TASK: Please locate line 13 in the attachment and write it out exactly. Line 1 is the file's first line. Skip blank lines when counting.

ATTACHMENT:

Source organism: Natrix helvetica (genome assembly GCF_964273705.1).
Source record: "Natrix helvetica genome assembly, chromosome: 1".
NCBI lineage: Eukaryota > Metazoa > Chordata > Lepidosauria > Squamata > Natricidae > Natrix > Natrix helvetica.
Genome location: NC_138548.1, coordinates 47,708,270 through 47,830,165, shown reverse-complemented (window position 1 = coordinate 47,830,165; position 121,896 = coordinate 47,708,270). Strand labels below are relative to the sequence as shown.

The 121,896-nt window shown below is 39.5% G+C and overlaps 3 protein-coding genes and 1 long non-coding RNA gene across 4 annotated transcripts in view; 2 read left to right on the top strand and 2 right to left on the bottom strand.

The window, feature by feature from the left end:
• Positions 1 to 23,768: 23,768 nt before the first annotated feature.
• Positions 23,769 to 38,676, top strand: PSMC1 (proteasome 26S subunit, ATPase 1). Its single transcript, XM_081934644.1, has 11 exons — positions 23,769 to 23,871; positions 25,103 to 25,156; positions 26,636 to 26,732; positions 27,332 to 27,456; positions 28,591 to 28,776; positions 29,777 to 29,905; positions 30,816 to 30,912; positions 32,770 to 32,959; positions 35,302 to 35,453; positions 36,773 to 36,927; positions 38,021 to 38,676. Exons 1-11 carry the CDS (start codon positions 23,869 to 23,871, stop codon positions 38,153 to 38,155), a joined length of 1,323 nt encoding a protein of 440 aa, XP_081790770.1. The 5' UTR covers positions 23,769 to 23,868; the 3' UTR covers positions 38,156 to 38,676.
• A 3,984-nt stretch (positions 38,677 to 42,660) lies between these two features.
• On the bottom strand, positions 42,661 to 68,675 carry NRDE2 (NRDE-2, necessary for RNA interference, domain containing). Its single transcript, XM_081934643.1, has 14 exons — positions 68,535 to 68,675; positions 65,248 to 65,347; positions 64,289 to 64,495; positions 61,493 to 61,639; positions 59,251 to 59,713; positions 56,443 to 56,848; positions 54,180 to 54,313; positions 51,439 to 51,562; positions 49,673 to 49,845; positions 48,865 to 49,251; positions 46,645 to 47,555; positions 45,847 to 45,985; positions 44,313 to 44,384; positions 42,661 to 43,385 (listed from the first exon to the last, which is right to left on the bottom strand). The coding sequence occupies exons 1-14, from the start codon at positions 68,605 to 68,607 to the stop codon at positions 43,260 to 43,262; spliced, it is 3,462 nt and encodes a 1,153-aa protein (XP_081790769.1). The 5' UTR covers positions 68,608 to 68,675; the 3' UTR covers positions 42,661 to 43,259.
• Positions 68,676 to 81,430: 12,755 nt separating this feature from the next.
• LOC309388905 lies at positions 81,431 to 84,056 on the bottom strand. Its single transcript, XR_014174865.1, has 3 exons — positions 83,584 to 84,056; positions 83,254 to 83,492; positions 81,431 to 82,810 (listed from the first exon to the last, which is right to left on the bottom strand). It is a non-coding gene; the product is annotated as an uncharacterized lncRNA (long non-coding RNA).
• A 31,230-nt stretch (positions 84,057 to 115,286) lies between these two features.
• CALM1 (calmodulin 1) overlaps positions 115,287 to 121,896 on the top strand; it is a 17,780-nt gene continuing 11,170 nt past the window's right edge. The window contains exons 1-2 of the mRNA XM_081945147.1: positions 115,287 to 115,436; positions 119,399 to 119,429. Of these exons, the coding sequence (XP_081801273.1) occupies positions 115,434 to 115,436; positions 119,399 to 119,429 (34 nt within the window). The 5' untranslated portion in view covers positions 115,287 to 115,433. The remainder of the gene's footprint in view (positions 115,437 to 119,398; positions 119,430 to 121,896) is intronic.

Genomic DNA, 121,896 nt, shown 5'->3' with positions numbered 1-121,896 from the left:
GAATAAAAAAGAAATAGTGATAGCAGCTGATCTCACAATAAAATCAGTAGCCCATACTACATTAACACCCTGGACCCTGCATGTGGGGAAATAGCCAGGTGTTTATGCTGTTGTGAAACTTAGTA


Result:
• A 31,230-nt stretch (positions 84,057 to 115,286) lies between these two features.